With the Lyrid meteor shower last week, and with the Eta Aquariids next week to look forward to, astronomical events are starting to pick up for 2022. Tomorrow we'll be treated to a rare Black Moon as well as a partial solar eclipse.

But when exactly is the Black Moon? Why is it special? And, what's its connection with the solar eclipse? Answers to these, and more, below.

If you’re looking forward to making the most of the clear nights this year, why not plan ahead with our full Moon UK calendar and astronomy for beginners guide?

What is a Black Moon?

There are several different definitions of a Black Moon, however, it typically refers to when there are two new Moons in a single calendar month. This phenomenon is down to the way the calendar falls.

The Moon takes approximately 29.53 days to orbit the Earth and complete one lunar cycle. If the first new Moon falls on the 1st of the month, in our Gregorian calendar, we see a second new Moon at the end of the month - and this is informally known as a Black Moon.

A Black Moon is the opposite of a Blue Moon, which is when there are two full Moons in a single calendar month.

What is a Black Moon?
The Moon’s appearance changes throughout the month as it completes one lunar cycle © NASA's Scientific Visualization Studio

When is the Black Moon in 2022?

The Black Moon in 2022 falls on Saturday 30 April 2022. As a new Moon, illumination will be at just 0.2 per cent, and it will be at a distance of 395,380km from the Earth.

The Black Moon will cross the sky during the day, rising at 5:37am, and setting at 8:07pm Daylight Saving Time (DST).

The Black Moon on Saturday is special because it coincides with the first solar eclipse of the season.

The next Black Moon of this type falls on 19 May 2023.

When is the solar eclipse?

The solar eclipse begins at 7:45pm DST and reaches the maximum phase at 9:41pm, but unfortunately, it won't be visible from here in the UK. The path of the solar eclipse will travel over the southeast Pacific, southern South America, Antarctica and the Atlantic. Around 64 per cent of the Sun will be blotted out by the Moon at the maximum phase.

If you're lucky enough to glimpse it, the solar eclipse will take place in the constellation of Taurus the Bull

The next solar eclipse visible from the UK will be a partial solar eclipse on 25 October 2022. For a total solar eclipse, we have considerably longer to wait, the next occurrence being 23 September 2090, although there will be other opportunities around the world before then.

View of the 2019 partial solar eclipse, taken from Bangkok in Thailand. © Getty images

What causes a solar eclipse?

A solar eclipse happens when the Sun, Moon and Earth align perfectly in a straight line, so the Sun casts a shadow of the Moon over the Earth. In other words, from our viewpoint, the Moon - for a moment - blocks the light of the Sun from reaching Earth. A partial solar eclipse, like the one on 30 April 2022, happens when the Moon comes between the Sun and the Earth, but only part of the Sun is obscured.

A solar eclipse will only happen during a new Moon.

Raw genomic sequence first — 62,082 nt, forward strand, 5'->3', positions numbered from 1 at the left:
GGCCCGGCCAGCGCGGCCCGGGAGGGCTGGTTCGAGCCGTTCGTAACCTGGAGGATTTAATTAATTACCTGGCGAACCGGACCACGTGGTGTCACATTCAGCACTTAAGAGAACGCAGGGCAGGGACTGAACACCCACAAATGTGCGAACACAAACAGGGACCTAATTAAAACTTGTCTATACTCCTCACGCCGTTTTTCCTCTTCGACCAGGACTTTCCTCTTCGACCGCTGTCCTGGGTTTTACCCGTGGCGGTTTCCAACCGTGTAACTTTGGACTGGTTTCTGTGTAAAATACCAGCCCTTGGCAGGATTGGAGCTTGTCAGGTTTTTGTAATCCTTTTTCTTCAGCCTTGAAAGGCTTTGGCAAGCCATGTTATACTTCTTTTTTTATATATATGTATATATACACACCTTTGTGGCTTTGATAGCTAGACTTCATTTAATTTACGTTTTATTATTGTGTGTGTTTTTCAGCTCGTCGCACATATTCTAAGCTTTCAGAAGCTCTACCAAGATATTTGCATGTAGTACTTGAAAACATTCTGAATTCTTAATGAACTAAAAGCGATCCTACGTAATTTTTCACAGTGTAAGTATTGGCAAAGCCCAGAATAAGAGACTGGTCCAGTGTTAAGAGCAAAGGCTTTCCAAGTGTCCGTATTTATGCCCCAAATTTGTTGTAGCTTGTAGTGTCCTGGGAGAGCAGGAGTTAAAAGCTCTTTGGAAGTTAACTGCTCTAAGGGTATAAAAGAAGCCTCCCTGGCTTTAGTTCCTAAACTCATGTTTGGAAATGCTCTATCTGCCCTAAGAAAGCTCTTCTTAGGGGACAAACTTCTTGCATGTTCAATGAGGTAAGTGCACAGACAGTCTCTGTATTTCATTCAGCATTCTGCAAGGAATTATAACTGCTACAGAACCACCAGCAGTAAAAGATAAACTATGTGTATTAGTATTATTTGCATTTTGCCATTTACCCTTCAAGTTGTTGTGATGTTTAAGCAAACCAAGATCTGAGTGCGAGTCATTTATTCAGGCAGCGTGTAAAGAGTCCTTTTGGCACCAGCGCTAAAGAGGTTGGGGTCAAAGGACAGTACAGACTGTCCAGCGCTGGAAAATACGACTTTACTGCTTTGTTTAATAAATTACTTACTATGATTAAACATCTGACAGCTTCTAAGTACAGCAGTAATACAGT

However, not every new Moon will result in a solar eclipse. This is because, relative to the Earth, the Moon's orbit is inclined (tilted) at an angle of 5.14 degrees. So as the Moon orbits the Earth, it's often above or below the plane of Earth's orbit around the Sun - we call this the plane of the ecliptic. Therefore the Moon's shadow will often miss the Earth, appearing to us as though it's just above, or just below the Sun in the sky.

Absolutely everything you want to know about dinosaurs A diagram showing demonstrating how the Moon's shadow causes a solar eclipse © Getty
A diagram showing demonstrating how the Moon's shadow causes a solar eclipse © Getty

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How often do new Moons occur?

Like their fully-illuminated counterpart, new Moons occur on average, every 29.53 days, and they bookend one lunar cycle. Most of the time, there are 12 new Moons in a year. However, as the length of the lunar cycle is slightly shorter than months with 30 or 31 days (the exception being February), we sometimes get an extra new Moon. This year we have an extra new Moon, and it's the Black Moon on Saturday.

Moon phases © Getty
The lunar cycle is divided into four primary phases (new Moon, first quarter, full Moon and third quarter), and four intermediate phases (waxing crescent, waxing gibbous, waning gibbous and waning crescent) © Getty

A new Moon occurs when the Moon is located directly between the Sun and the Earth. The sunlight still hits the Moon, but since it reflects off the Moon's far side, which is tidally locked away from us, from our perspective the Moon cannot be seen.

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Other definitions of a Black Moon

  • When there is no new Moon in a calendar month.
  • When there is no full Moon in a calendar month.
  • When there are four new Moons in a season.


Holly SpannerStaff Writer, BBC Science Focus

Holly is the staff writer at BBC Science Focus, and specialises in astronomy. Before joining the team she was a geoenvironmental consultant and holds an MSc in Geoscience (distinction) from UCL.